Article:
By Express News Service
BENGALURU: Hindustan Aeronautics Limited (HAL) is looking at 2024-25 to develop its unique Combat Air Teaming System (CATS) deep penetration attack system that enables a fighter pilot to remain safely within the country’s borders while being able to deploy missiles or swarms of drones deep into enemy territory to destroy targets.
The project, with an initial investment of Rs 400 crore, comprises three components that can be separately or simultaneously deployed – CATS Hunter, CATS Warrior and Alpha-S, all of which are unmanned systems but can be controlled from the mothership, which is the fighter aircraft from which it is launched by its pilot from a safe distance.
According to HAL, the CATS Hunter is being conceived as an air-launched cruise missile that has the capability of deep penetration strikes which can be released by a fighter aircraft like LCA Tejas, Jaguar or Sukhoi-30 MKI from a safe distance. CATS Warrior can take off on its own from the ground and target enemy locations carrying heavy explosives. “It can go up to 700 mm and hit a target, or can fly for 350 km, release attack drones and return to base,” said Arup Chatterjee, Director (Engineering, Research & Development), HAL.
The Warrior can also carry and release the Alpha-S, a swarm of up to 24 drones each carrying about 5-8 kg of explosives, and can target multiple enemy locations simultaneously on being released.
Alternatively, the Alpha-S can be released directly by a fighter aircraft using a glider that can carry the drone swarms deep into enemy territory, controlled by the pilot from the mothership, which is the fighter aircraft from which it was launched. Each drone in the swarm of Alpha-S are networked with other drones in the swarm via electronic data links and are also equipped with electro-optical and infrared sensors. This enables each drone to select separate targets.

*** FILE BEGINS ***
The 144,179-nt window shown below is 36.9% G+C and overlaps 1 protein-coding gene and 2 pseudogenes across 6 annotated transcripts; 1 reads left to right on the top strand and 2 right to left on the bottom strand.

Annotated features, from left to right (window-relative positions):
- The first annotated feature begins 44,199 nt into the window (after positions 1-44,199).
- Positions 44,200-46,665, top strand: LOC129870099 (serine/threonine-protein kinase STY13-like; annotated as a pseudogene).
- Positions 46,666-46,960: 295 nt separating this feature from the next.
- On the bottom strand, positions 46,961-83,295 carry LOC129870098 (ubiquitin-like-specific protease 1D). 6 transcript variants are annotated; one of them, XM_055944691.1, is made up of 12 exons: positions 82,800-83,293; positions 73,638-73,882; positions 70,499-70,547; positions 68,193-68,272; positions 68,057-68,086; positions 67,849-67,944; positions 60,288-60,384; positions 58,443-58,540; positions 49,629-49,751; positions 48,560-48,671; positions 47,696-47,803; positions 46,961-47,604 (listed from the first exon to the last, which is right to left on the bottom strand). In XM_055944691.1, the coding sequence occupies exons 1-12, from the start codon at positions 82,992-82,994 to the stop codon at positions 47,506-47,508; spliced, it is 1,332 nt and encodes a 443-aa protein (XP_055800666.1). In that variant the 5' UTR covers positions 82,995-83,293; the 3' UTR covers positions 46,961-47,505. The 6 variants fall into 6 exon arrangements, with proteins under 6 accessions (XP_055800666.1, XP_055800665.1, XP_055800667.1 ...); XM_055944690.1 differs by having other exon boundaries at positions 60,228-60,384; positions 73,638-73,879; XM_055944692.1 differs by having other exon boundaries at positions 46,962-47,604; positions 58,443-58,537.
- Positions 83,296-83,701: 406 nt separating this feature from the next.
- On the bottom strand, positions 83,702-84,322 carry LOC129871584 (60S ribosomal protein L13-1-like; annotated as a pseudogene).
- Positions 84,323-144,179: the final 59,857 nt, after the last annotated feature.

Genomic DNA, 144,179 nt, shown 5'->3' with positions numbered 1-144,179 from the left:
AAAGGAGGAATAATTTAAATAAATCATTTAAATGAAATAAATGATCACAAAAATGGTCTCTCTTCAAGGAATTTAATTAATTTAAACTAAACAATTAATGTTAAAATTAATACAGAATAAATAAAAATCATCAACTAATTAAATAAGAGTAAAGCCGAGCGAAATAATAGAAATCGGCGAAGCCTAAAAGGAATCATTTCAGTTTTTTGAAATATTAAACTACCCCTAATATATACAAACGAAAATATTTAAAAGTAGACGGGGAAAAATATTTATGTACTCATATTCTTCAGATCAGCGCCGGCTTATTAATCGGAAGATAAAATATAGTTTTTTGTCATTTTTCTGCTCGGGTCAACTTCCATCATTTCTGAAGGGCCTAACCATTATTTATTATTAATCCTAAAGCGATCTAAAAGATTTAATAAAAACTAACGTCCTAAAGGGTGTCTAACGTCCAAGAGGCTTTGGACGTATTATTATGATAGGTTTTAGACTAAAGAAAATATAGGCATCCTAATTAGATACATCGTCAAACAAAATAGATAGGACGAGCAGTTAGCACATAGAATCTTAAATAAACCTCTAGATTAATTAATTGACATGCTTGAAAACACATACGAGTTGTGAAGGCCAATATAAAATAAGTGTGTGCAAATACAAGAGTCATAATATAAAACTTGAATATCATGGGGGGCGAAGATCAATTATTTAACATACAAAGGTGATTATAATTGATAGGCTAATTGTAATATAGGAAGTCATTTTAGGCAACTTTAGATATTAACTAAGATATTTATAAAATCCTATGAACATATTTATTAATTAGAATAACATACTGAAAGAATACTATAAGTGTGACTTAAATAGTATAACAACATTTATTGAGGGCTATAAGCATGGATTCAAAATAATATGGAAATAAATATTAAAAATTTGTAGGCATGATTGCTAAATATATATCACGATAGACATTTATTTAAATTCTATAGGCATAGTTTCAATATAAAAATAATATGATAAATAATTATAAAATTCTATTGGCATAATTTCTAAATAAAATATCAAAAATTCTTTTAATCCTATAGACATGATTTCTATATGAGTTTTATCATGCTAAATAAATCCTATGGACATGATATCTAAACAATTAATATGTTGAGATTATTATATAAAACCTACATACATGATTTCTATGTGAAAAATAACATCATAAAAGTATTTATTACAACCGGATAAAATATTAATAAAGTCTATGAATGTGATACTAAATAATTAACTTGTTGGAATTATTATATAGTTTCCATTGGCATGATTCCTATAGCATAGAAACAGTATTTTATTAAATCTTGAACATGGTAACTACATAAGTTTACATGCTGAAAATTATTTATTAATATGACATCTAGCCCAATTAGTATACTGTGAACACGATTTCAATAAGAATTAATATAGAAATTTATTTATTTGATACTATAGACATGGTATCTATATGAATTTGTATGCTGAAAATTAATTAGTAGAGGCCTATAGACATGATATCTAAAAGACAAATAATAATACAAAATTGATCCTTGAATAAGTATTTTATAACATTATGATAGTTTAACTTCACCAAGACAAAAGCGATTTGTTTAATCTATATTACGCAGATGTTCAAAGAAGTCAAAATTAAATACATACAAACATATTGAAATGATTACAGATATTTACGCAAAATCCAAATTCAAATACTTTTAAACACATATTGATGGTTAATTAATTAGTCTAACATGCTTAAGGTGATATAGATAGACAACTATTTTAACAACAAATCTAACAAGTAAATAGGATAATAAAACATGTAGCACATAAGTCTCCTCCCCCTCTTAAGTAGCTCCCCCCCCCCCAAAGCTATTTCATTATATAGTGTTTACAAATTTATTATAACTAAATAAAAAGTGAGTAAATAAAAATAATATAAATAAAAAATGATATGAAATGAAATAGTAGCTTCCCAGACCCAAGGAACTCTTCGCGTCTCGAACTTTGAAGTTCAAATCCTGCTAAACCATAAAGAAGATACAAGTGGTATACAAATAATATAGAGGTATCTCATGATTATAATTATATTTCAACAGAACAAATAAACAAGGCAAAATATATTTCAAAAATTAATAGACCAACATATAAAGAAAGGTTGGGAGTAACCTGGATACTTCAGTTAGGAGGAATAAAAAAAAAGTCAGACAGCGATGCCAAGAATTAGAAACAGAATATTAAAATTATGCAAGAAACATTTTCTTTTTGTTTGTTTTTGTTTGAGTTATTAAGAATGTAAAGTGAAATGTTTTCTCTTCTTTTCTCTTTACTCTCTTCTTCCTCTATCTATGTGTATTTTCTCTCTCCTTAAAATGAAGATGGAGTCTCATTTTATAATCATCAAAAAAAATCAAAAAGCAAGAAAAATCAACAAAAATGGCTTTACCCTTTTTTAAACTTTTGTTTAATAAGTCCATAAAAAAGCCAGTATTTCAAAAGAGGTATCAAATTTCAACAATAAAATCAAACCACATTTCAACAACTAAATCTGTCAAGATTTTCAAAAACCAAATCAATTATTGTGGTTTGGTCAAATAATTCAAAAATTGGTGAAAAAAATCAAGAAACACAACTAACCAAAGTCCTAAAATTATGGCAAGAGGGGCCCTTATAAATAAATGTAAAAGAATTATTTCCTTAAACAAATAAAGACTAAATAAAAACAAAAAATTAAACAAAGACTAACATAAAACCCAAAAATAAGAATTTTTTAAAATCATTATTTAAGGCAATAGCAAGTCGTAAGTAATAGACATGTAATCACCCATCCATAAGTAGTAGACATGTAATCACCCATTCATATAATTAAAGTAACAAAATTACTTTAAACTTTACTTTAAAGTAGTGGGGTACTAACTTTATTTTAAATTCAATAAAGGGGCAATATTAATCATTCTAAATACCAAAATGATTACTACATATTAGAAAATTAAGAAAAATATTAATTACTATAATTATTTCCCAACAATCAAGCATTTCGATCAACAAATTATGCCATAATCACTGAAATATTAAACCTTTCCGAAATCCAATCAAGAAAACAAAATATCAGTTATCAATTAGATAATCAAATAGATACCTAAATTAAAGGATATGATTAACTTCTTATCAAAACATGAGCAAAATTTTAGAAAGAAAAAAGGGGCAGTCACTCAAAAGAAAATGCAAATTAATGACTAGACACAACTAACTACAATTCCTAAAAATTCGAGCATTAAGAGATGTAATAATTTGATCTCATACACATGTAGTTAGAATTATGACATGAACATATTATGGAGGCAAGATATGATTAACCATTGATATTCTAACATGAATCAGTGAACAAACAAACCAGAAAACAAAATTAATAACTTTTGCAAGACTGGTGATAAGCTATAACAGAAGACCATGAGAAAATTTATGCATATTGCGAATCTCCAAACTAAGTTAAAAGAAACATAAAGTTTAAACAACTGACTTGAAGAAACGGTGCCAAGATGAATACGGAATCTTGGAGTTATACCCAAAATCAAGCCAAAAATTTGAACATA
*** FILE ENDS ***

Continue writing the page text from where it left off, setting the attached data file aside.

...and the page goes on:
Chatterjee said the CATS Warrior and Hunter can be powered by a modified PTE-7 engine of the HAL, which was the power plant of the Lakshya unmanned aircraft.
He said the ‘mothership’ (the fighter aircraft) will take around 15 months to get ready to be made compatible with CATS. “It our thought process right now that by 2024-25 we will be able to develop theCATS,” he said.
“Presently, we are investing our own funds. We are going ahead with our project and subsequently the Indian Air Force will come in,” he said.
The idea of this unique concept is to ensure maximum firepower against enemy targets while keeping the pilot and fighter aircraft safely out of enemy fire.
HAL had quietly initiated the CATS project in 2017 and also tested the project in Pokhran in Rajasthan for the Indian Air Force, senior officers of which were said to be impressed by watching the tests.
UAVs to deliver supplies to jawans in high altitude posts
Chatterjee said Rotary Unmanned Aerial Vehicles (RUAVs) are being developed and tested to deliver rations and supplies to soldiers posted at high altitude border posts.
Noticing the extremely difficult conditions which make helicopter flights almost impossible to carry rations to forward posts at high altitudes, HAL has come up with RUAVs to do the job instead. “We are planning to carry out the first test flight in June next year,” he said.
Also, in what Chatterjee described as the first in the world, HAL is planning to develop an unmanned flying system that can fly at about 70,000 feet continuously for two to three months to maintain surveillance on the ground below.
“This is a futuristic concept which no other country has yet developed. It will be a solar energized system. We are developing this jointly with a start-up company,” he said.